“The roots of my movement study are in modern and post-modern dance and ideologies, using dance to evoke thought and questions about human action and reaction. I’m interested in the connections between dancers and how this prompts imagery of humanity and universal connections to one another. My movement vocabulary is organic but unpredictable, visceral. I often encourage company dancers to bring themselves to the process and generation of material is informed by the group’s dynamic. I believe that EDD’s works are each amalgamations of the experiences of myself and the dancers, creation of something that is larger and more moving than any one story. As a movement artist, my research focuses on two main creative points: 1) the ebb and flow of creativity that is gleaned from various approaches to choreography and how this shapes the dynamic of the group and the work, and 2) how accessing raw humanity and vulnerability in the rehearsal process and performance creates a foundation for strength of creative work and genuine performance quality. As a human, my interests in these endeavors are to facilitate a community of artists that believe what we do with moving bodies and what we share with the world is valid, meaningful, and genuine.
I value the creative process because the artwork itself is not only the performance, but the journey from beginning to end. Research, cast discussion, and free-form writing help the company to gain a sense of the qualities, textures, experiences and overall structure of any given work we embark on. Within the overall process, collaborating with other artists is not only valuable but essential to the evolution of the company’s body of work and for the involved artists. I have collaborated with poets Ian Dougherty, Serena Chopra, Aubrey Lande and script writer Steph Hombo; with seated dancer Teri Westerman; with the late film artist Robbin Hammer; and with various musician, including guitarist, Janet Feder. My most long-standing artistic collaboration is with the company’s Co-Director and Composer, Amy Shelley—a collaboration of fifteen years creating movement and music.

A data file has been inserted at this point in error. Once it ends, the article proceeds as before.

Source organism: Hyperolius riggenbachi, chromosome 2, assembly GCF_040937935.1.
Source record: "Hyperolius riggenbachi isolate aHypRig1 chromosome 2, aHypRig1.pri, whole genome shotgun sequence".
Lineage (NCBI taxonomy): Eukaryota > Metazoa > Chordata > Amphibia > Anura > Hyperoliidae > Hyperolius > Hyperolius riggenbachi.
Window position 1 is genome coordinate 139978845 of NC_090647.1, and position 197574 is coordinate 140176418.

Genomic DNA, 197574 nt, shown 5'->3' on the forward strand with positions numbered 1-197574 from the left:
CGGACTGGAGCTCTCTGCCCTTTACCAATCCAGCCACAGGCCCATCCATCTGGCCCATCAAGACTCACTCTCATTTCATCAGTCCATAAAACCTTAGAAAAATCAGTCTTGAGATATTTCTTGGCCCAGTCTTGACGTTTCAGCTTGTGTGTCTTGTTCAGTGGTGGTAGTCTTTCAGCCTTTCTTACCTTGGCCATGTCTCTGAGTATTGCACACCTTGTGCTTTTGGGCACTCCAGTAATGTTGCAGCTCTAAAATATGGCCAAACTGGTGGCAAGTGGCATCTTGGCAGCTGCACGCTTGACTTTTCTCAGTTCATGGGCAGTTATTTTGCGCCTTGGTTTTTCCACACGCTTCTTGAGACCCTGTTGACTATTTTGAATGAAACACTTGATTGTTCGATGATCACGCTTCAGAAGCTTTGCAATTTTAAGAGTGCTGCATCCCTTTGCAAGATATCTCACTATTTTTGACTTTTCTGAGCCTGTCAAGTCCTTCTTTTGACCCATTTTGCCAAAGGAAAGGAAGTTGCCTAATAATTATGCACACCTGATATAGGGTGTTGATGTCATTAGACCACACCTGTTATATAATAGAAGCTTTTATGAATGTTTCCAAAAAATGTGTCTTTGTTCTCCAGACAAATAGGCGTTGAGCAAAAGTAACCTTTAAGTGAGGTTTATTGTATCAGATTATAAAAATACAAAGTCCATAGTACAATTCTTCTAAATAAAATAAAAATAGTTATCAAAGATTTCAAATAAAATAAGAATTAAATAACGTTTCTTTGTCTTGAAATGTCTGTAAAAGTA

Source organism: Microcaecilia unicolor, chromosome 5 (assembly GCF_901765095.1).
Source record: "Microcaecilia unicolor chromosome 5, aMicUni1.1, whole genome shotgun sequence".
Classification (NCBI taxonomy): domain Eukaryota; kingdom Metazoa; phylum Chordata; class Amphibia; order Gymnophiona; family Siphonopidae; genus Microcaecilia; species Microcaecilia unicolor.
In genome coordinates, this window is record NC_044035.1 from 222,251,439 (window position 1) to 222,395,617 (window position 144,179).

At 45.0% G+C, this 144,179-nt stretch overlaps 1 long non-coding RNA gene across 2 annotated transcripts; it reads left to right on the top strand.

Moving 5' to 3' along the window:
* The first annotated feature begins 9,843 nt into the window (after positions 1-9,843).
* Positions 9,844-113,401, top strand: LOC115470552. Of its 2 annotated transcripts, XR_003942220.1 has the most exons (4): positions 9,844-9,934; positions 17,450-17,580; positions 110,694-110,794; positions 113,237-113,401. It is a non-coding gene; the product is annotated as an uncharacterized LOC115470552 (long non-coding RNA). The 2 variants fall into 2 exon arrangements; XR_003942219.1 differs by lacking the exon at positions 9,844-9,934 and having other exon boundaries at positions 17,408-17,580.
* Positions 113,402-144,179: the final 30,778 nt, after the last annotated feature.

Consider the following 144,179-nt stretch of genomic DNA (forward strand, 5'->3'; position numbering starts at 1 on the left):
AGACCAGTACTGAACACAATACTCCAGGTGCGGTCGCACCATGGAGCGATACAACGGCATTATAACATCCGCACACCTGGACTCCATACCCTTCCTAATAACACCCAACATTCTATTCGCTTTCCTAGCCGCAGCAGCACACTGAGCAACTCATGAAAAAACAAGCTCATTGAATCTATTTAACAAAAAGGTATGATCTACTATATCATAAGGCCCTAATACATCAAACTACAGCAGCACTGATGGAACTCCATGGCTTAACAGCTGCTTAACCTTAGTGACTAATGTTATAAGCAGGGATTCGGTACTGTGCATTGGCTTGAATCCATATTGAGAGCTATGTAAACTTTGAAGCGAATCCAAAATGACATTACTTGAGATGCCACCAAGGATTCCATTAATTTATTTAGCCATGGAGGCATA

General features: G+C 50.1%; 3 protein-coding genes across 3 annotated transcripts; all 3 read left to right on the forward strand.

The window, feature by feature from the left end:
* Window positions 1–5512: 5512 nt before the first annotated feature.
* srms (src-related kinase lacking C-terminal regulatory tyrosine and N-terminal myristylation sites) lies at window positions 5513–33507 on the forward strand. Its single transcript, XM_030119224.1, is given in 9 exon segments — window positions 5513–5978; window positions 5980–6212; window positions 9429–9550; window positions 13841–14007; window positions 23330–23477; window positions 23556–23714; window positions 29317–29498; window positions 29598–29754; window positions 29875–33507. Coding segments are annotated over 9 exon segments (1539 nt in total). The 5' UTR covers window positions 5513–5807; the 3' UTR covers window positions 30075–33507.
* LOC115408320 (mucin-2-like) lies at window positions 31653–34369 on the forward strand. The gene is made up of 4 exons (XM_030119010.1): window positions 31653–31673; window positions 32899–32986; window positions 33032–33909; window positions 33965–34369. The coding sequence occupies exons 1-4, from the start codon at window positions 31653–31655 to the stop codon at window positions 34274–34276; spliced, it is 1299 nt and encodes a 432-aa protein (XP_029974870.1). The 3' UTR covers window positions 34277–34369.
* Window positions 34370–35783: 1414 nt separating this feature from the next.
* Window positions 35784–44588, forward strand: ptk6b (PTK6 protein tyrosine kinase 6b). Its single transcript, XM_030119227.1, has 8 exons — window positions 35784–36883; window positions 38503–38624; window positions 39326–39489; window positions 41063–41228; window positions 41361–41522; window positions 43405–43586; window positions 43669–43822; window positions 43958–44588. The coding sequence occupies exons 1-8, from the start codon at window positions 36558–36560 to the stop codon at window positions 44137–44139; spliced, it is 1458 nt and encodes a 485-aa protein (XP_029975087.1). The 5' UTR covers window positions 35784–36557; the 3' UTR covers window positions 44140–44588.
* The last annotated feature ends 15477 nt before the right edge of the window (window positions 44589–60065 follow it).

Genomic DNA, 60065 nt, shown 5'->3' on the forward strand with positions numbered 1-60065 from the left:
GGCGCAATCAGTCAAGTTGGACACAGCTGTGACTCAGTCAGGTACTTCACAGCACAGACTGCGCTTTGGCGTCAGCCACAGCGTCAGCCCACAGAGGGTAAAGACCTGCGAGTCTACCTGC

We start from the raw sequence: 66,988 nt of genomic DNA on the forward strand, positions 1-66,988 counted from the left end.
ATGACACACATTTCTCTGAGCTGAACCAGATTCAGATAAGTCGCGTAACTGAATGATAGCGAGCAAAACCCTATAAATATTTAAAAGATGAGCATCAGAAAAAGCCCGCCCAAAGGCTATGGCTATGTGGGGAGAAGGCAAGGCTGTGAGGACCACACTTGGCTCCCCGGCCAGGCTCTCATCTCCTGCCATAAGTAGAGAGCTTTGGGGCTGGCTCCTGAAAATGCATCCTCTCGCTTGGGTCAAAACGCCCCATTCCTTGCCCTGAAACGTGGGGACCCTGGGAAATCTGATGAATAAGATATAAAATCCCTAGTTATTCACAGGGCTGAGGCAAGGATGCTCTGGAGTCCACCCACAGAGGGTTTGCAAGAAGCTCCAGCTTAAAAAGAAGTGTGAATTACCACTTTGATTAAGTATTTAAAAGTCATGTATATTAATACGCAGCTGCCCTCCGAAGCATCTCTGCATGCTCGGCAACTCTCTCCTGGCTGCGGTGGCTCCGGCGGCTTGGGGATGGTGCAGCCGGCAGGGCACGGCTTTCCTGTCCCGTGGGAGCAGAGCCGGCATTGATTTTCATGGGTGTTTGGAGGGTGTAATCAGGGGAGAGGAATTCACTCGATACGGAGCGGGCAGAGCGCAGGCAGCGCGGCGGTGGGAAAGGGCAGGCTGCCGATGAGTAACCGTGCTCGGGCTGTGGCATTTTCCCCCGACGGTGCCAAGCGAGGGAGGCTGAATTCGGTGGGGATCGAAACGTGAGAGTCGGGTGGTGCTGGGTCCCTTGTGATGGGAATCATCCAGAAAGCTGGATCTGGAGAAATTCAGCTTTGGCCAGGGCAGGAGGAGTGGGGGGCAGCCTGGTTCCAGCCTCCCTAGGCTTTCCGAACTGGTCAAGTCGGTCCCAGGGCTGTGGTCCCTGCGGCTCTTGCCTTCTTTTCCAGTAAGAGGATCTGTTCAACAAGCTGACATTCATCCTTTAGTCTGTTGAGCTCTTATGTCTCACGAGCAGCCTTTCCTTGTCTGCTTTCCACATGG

The most intimate and moving aspects of expression involve the body. As an artist, I am most interested in revealing complex human emotion and interaction through the nuances of the moving form. Ask those forms to interact or react to each other and the complexity can be as multi-layered as humans themselves. What our bodies can hide, hold, reveal, reject, embrace, absorb or say through movement alone can be striking, beautiful, powerful.”
Amy has worked with Evolving Doors Dance since it’s inception in 2006 as a sound score designer, artistic consult, and live musician for performances and class accompaniment, as well as a composer. Amy weaves intricate sound scores of music, ambient sound, and text to create unique landscapes of sound for the work of the company.